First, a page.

Baumhower: Boycott blueprintWritten by Jeremy Baumhower | | firstname.lastname@example.org
Oops, he did it again … last week, Rush Limbaugh created a media firestorm by referring to Sandra Fluke, a woman who testified in front of Congress about insurance companies and birth control mandates, as a “slut” and “prostitute.” Limbaugh then double-downed the following day when he suggested Fluke make a sex tape, “if taxpayers are going to pay for her birth control.”
Limbaugh has apologized but a reported 35 businesses have pulled their advertisements/money and two radio stations have dropped his show. In my career, I have been involved with a couple of these boycotts, so I have learned how they happen and where they go wrong. So I wanted to offer you the “boycott blueprint” for any media comments that offend you in the future.
1. Just cause: The most important thing in executing a boycott is the reason for the boycott. What has been said that has motivated you to leap into action? Who did it offend/hurt and why was it said? Limbaugh’s recent comments are the perfect just cause.
2. Organize: Once you have the reason, it’s time to find others who are equally offended by the host’s statements. To find offended parties one may want to use Facebook or Twitter. Once your initial group is formed, it’s time to talk to bigger groups who would be offended — churches, political parties, unions, etc. Professional tip: The larger the group, the faster and easier the boycott will be. Getting multiple groups will increase the speed of this process.
3. Contact the station: You are organized and motivated; now it’s time to convey your anger toward the persons in charge at the radio/TV station. When asking for a meeting, make sure that all station higher-ups are in attendance. The No. 1 solution immediately and almost always offered is an on-air apology. In certain cases, management may agree with your just cause and suspend the host(s) for the comments. If the local management fails to meet your needs, contact the corporate offices, ask for titles like regional vice presidents, program directors, etc. Professional tip: Apologies and suspensions often boost ratings for the show and the station. If all you wanted was an apology or suspension, please stop reading.
4. Listen: If your concerns are not addressed to your satisfaction, start jotting down every company who advertises, locally and nationally, on the offending program. Holding a sign outside the station may get your group television coverage, but going after the advertising money is the crucial element. TV and radio stations are businesses first, and they need advertising money to operate. Solely boycotting the station always backfires, because it generates interest and interest translates into ratings. Boycotting the companies that advertise on the station is the most efficient way for your group’s message of discontent to be heard and acted upon (although there is a risk — one prominent Limbaugh advertiser, Carbonite, has seen its stock plunge dramatically since it announced it left Limbaugh’s show).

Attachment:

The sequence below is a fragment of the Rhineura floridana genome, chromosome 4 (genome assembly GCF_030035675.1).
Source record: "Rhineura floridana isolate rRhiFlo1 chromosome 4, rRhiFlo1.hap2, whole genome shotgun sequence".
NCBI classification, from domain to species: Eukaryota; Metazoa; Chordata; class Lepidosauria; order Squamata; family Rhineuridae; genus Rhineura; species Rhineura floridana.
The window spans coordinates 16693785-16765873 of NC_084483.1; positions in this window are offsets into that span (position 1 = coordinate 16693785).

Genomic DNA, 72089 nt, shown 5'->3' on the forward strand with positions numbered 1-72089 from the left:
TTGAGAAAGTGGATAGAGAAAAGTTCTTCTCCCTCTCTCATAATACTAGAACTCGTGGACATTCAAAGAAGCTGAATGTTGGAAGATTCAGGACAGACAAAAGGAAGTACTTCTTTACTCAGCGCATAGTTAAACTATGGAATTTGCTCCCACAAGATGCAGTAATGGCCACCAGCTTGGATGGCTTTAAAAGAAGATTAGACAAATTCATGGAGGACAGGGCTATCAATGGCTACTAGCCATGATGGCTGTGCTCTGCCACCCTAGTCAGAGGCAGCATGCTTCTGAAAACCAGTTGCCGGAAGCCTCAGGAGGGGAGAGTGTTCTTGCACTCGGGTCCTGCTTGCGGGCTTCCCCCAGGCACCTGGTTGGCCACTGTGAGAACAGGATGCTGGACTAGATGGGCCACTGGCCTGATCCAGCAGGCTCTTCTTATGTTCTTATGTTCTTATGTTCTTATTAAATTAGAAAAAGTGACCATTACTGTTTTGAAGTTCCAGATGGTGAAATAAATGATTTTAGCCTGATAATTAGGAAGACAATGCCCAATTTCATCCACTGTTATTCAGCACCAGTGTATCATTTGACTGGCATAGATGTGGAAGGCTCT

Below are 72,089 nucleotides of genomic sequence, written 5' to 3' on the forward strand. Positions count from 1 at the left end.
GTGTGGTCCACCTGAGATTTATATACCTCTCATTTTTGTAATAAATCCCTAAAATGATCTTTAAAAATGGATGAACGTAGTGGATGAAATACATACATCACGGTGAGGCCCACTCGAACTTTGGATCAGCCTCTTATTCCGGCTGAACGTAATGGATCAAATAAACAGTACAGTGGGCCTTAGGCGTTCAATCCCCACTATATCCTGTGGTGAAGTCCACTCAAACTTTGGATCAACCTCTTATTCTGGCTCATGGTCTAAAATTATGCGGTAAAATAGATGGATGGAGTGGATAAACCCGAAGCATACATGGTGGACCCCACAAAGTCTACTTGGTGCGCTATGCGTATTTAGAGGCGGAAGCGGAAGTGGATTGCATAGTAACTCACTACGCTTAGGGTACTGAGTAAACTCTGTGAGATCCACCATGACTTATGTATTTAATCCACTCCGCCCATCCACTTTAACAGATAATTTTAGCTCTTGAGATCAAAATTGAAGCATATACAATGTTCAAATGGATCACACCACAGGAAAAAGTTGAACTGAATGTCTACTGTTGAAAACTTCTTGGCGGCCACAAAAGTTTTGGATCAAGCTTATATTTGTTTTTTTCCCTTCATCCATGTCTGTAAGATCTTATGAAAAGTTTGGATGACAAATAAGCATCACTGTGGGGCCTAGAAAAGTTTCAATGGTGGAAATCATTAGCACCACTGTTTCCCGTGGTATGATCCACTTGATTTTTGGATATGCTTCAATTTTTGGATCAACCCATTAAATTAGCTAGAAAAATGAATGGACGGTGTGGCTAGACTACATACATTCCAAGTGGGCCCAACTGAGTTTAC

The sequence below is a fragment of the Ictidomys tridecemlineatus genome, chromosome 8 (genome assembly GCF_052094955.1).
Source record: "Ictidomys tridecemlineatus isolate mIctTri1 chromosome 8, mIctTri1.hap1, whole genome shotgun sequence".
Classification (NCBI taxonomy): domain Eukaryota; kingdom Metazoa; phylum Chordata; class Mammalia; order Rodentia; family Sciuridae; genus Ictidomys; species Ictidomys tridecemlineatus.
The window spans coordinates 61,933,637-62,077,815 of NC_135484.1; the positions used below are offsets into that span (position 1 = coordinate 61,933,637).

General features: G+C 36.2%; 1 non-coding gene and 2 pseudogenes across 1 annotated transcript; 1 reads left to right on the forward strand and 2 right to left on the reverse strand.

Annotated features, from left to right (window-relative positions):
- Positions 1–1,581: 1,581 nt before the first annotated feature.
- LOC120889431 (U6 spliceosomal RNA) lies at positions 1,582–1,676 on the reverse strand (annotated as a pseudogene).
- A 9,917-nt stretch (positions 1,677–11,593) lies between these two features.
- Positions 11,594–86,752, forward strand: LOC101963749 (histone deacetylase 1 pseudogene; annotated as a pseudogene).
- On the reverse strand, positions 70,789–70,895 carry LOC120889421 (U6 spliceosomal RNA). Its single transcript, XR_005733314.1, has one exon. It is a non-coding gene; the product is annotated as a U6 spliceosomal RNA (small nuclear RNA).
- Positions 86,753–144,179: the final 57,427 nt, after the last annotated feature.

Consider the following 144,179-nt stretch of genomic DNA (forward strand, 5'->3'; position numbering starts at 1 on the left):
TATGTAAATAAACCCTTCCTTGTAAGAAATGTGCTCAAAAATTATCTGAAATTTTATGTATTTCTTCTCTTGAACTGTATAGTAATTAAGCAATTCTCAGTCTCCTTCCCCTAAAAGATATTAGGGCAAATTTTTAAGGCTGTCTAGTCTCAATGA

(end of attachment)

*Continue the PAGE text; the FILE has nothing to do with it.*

5. Contact sponsors: Once you know who’s advertising, the next step is to reach out to the person actually responsible for making the advertising decisions for each company. Inform the decision-makers of what happened and how your group has been handled, treating them like a future partner. Encourage them to reach out to the media entity and express their concerns. They may offer to remove their advertising from the show, but that means the station will reschedule their commercials, making its money during another program. Professional tip: Please remember to treat the advertisers with the greatest amount of respect, as they have done nothing wrong but marketed their businesses on the offensive show.
6. Contact media: Now that you’re organized and have given notice to the advertising businesses, it is the time to take your case to the public via the local media. News releases should be sent to every media entity stating the history of what happened and your group’s intentions. Ask for the public’s help with phone calls, emails, tweets and Facebook.
7. Take it national: If the above steps have not yet worked, taking the story national often will help.
8. Update: Here’s another crucial step: keeping the public notified of your success and momentum. Constantly update the public as to what businesses have pulled their advertising, etc. You may want to start a Twitter #Hashtag like #StopRush.
9. Warning — Do not fail: If you fail to get the show removed, you may have inadvertently crowned a new king. Nothing breeds ratings success like controversy and outrage. Rappers are often judged by how many bullets they have survived; the same goes for local media.
Limbaugh’s ratings will be through the roof if he survives this latest controversy, as people are tuning in to hear what he will say next. That’s why TV/radio personalities say such controversial things — to generate interest, which equals ratings. There is a fine line between what’s accepted and what’s not. The broadcaster who can toe the free speech line the longest will be the richest as well.
When you cross the line, as many feel Limbaugh did, you face what he’s facing now.
Jeremy Baumhower tweets @jeremytheproduc.